Exfoliation Is Go

We have shave-off! It's so stupid, really, that I find shaving with the Dragonfeng FUN. What is it about putting the skin at risk that is so enjoyable? Well, in this case, the end of winter means I have a more pliable, thicker epidermis to play with. I can shave the horny layer down thin, and not see a lifetime of bad choices in my connective tissue. I have a high-glycerine soap I can tolerate now, and a new understanding of how to take advantage of it. There is a physical craving to expose my nerve endings to more sensation.

But danger is exciting, too, I have to admit. For a DE guy, the Yuma, R-41, devette, and this Chinese Yuma clone have the power to bring you back to the beginning, when shaving was like bowling. Not pro bowling, where you cry over anything that isn't a strike, or even the bowling where you have your own ball, shoes and a towel; the bowling where you take a ball off the rack, and the gutter is always a possibility. These are sporting razors. A challenge, with a sensual reward.

I forgot how tight I ought to have been gripping until second pass, and I think that's why I had a good crop of weepers in my chin creases. You don't have to loosen the blade on this thing to get more flex than you need. So I stopped after two, and still got a really nice shave. When you damage skin in a sulcus, it's sort of self-compressing.

I took a pass on the alum after that, but pushed my luck again with some moisturizer after a couple hours.

Pull My Stubble

No, go on... nothing bad is going to happen, I promise! I wonder what kind of old fart I'm going to be: the "pull my finger" type, the "what's behind your ear" magician, or perhaps, the horrifying severed thumb?  I imagine there is a correlation between the first type and regular use of SE razors. That morning arthritis isn't going away; I better make up my character quick. I've been doing cold water shaves for many months now, but my finger joints might change my mind for me.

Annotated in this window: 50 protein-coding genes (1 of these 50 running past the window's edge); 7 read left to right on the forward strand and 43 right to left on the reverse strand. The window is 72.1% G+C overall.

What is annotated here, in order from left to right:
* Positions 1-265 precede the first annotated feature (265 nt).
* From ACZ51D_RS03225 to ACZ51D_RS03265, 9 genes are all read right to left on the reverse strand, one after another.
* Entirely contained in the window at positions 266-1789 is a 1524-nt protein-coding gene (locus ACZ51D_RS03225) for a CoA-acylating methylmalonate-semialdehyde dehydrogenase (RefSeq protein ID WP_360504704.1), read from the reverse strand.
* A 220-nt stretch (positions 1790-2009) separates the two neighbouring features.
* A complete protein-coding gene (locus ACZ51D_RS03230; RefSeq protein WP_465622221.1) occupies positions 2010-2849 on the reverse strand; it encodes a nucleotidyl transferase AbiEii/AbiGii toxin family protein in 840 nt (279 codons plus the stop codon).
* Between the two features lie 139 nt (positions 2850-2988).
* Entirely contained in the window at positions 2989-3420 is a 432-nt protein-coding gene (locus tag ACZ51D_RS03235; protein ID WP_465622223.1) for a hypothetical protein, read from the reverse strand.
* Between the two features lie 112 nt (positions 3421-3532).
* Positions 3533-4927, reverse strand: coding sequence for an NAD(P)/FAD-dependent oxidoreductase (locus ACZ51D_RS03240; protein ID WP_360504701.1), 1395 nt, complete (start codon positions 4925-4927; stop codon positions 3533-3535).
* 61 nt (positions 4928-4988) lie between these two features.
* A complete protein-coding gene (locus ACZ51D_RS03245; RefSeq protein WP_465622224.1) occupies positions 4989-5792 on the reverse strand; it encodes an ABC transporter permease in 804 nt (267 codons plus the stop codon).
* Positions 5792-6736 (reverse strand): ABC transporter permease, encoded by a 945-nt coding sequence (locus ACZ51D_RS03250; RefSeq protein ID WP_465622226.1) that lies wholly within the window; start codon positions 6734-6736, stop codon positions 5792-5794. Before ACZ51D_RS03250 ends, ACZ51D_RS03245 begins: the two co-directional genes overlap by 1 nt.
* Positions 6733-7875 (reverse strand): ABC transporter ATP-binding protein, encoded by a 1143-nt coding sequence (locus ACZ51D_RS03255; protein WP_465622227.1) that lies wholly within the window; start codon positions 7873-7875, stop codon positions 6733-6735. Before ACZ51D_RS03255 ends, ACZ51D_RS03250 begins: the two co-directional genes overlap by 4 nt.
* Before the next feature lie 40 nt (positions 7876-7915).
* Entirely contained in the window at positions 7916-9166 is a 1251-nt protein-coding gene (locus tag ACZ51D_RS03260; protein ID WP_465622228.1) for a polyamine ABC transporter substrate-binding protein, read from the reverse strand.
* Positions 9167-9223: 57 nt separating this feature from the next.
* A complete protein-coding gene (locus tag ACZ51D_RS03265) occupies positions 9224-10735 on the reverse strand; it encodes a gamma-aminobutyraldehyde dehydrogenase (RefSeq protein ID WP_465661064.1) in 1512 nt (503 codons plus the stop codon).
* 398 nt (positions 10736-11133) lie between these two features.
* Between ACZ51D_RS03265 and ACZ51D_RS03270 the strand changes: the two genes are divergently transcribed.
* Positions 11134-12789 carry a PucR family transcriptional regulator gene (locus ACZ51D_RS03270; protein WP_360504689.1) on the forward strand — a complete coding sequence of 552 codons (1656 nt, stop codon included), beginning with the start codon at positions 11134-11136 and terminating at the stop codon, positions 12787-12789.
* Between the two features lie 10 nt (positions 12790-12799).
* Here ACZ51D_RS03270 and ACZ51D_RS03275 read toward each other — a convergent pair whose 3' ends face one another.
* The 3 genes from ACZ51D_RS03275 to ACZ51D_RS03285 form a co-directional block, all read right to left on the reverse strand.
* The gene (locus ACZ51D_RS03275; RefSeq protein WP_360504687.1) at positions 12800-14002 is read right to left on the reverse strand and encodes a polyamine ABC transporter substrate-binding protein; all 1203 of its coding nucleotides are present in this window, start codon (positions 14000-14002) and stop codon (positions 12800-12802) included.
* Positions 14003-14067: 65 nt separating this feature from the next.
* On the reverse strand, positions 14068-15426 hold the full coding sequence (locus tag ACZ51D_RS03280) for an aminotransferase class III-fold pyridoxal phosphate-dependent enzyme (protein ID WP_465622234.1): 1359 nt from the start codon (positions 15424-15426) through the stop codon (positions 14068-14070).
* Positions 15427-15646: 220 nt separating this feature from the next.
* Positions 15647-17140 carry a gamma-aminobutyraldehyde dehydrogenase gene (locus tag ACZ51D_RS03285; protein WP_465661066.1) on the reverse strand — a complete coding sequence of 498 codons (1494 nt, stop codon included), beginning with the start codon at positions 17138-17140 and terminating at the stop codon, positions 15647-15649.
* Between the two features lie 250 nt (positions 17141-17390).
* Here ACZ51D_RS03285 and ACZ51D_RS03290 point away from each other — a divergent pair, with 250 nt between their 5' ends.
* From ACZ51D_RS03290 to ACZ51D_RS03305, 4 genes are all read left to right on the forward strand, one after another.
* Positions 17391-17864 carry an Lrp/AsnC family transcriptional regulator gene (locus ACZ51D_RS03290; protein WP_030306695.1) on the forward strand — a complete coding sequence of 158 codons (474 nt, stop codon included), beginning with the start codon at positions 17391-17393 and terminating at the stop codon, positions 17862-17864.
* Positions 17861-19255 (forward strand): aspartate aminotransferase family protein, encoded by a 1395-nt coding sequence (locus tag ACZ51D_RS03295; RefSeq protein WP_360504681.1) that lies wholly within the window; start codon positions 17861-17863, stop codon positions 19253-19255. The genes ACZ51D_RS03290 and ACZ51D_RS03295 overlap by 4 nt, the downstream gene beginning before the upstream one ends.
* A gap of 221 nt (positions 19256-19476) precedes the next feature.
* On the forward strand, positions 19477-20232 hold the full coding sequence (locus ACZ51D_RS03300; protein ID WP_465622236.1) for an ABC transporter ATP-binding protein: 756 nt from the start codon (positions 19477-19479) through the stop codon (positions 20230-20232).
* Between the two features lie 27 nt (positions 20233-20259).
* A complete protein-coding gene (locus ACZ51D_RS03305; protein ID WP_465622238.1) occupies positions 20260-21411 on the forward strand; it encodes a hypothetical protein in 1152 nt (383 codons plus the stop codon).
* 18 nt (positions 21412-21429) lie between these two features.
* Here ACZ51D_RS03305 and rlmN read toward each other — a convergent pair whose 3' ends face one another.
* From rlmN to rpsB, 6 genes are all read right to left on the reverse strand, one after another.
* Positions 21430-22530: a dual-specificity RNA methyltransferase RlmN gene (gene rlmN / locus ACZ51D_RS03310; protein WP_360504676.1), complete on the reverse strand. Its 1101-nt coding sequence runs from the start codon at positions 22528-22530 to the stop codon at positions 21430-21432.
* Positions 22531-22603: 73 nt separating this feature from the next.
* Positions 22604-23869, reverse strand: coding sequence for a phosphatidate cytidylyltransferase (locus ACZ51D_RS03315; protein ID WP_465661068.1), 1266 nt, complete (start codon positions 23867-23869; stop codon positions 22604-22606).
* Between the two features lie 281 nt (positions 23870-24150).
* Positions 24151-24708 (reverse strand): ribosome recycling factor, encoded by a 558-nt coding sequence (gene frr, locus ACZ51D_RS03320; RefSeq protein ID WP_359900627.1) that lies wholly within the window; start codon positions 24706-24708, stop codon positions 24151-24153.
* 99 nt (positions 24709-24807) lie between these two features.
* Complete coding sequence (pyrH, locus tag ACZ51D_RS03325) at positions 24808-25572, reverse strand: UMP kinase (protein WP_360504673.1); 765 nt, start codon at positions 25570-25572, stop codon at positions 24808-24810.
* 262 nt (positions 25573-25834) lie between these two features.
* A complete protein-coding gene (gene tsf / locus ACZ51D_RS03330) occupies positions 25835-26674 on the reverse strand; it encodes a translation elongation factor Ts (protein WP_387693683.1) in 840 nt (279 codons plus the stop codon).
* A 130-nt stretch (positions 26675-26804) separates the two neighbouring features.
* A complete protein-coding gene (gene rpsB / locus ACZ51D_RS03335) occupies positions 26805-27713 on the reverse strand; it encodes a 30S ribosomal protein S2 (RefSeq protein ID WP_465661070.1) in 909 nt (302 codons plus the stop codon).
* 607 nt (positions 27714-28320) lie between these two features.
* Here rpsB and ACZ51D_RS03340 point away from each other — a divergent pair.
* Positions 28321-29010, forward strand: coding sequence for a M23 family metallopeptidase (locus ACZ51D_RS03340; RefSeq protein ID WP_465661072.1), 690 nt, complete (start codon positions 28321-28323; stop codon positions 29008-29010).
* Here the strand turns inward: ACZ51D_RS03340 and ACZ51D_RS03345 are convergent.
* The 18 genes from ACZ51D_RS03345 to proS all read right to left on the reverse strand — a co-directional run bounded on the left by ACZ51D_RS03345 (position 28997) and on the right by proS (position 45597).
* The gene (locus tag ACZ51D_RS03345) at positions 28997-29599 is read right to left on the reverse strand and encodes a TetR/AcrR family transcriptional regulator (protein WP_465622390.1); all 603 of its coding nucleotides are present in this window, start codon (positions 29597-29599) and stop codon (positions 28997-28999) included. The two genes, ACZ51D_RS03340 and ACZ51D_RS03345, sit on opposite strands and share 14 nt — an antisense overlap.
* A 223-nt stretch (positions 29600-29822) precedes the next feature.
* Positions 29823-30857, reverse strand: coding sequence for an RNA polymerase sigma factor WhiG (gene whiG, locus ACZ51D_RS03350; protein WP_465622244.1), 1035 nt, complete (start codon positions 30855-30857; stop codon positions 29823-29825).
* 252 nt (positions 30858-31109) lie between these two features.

I chose the Clog-Pruf today in order to complete the really-old school trifecta. Washed with water, face lathered Arko, no shaving oil. It's been awhile, and I could tell the new strokes near midline were helping me overcome the natural tugginess of the Micromatic's low-angle bias, much as they had informed my straight technique. I was more patient with this, though, because there was no struggle to find a grip, no beat-the-clock against drying lather. I followed the normal progression from low to moderate angle on passes 1 and 2, then dropped it back to low for a safe, but tuggy finishing pass.

It felt good, like a follicular massage. Alum gave me some prickles, but nowhere near the damage from the shavette. DFS, and I can see how a guy could get used to that, particularly when bracketed by the Merkur OC with its minimal skin contact, and the relatively hazardous straight edge. Just-like Brut was the perfect dressing.

Another DE has been beckoning me, though: the Long Feng DF-813. Danger!

Diminished Returns

The brandless shavette I bought turned out to be pretty good in the metal, and disappointing in the plastic. The "scales," if you could call them that, don't fit parallel, and were seemingly designed that way, diverging at the end where the knife attaches. The profile is also not tapered enough there, effectively ejecting one finger from the grip. So I know, right off the bat, I'm going to have to make scales for this piece of shit at some point. I've apparently also funded fraud against the Feather brand, as the product image showed "Feather," but came "Jifonli" ("Shanghai, China").